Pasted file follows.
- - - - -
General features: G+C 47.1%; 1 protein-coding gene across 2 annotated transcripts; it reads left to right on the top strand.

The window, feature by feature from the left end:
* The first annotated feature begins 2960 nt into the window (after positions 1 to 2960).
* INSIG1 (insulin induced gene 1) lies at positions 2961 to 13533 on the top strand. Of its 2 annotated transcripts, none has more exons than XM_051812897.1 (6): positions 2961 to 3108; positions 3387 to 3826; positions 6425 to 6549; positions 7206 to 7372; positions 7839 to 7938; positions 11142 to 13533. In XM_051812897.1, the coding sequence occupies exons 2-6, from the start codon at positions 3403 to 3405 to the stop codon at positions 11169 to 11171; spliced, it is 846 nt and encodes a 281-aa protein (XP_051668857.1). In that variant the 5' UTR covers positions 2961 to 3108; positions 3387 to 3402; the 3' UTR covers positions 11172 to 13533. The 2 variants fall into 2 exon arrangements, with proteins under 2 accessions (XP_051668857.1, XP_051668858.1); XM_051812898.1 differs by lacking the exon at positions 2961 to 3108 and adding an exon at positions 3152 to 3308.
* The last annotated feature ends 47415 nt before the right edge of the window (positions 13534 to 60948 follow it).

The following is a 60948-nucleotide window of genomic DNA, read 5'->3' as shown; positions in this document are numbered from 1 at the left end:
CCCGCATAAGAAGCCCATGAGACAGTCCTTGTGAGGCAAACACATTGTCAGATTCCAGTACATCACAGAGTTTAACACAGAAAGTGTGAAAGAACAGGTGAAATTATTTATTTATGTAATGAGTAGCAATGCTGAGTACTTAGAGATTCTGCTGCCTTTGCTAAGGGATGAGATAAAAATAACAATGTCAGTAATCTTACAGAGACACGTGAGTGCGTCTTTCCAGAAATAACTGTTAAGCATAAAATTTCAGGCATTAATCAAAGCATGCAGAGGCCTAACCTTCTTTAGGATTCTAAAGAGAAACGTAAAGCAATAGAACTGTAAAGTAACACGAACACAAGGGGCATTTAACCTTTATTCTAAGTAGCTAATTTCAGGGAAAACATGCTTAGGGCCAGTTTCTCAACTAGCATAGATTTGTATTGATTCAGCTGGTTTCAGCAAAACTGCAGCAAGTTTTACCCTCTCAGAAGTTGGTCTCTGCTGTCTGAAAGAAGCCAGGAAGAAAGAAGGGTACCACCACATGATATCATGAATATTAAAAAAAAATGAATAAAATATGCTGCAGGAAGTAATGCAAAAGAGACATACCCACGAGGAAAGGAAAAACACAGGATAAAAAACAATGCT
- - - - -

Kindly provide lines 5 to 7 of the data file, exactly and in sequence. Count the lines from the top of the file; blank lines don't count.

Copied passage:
* The last annotated feature ends 47415 nt before the right edge of the window (positions 13534 to 60948 follow it).

The following is a 60948-nucleotide window of genomic DNA, read 5'->3' as shown; positions in this document are numbered from 1 at the left end:
CCCGCATAAGAAGCCCATGAGACAGTCCTTGTGAGGCAAACACATTGTCAGATTCCAGTACATCACAGAGTTTAACACAGAAAGTGTGAAAGAACAGGTGAAATTATTTATTTATGTAATGAGTAGCAATGCTGAGTACTTAGAGATTCTGCTGCCTTTGCTAAGGGATGAGATAAAAATAACAATGTCAGTAATCTTACAGAGACACGTGAGTGCGTCTTTCCAGAAATAACTGTTAAGCATAAAATTTCAGGCATTAATCAAAGCATGCAGAGGCCTAACCTTCTTTAGGATTCTAAAGAGAAACGTAAAGCAATAGAACTGTAAAGTAACACGAACACAAGGGGCATTTAACCTTTATTCTAAGTAGCTAATTTCAGGGAAAACATGCTTAGGGCCAGTTTCTCAACTAGCATAGATTTGTATTGATTCAGCTGGTTTCAGCAAAACTGCAGCAAGTTTTACCCTCTCAGAAGTTGGTCTCTGCTGTCTGAAAGAAGCCAGGAAGAAAGAAGGGTACCACCACATGATATCATGAATATTAAAAAAAAATGAATAAAATATGCTGCAGGAAGTAATGCAAAAGAGACATACCCACGAGGAAAGGAAAAACACAGGATAAAAAACAATGCT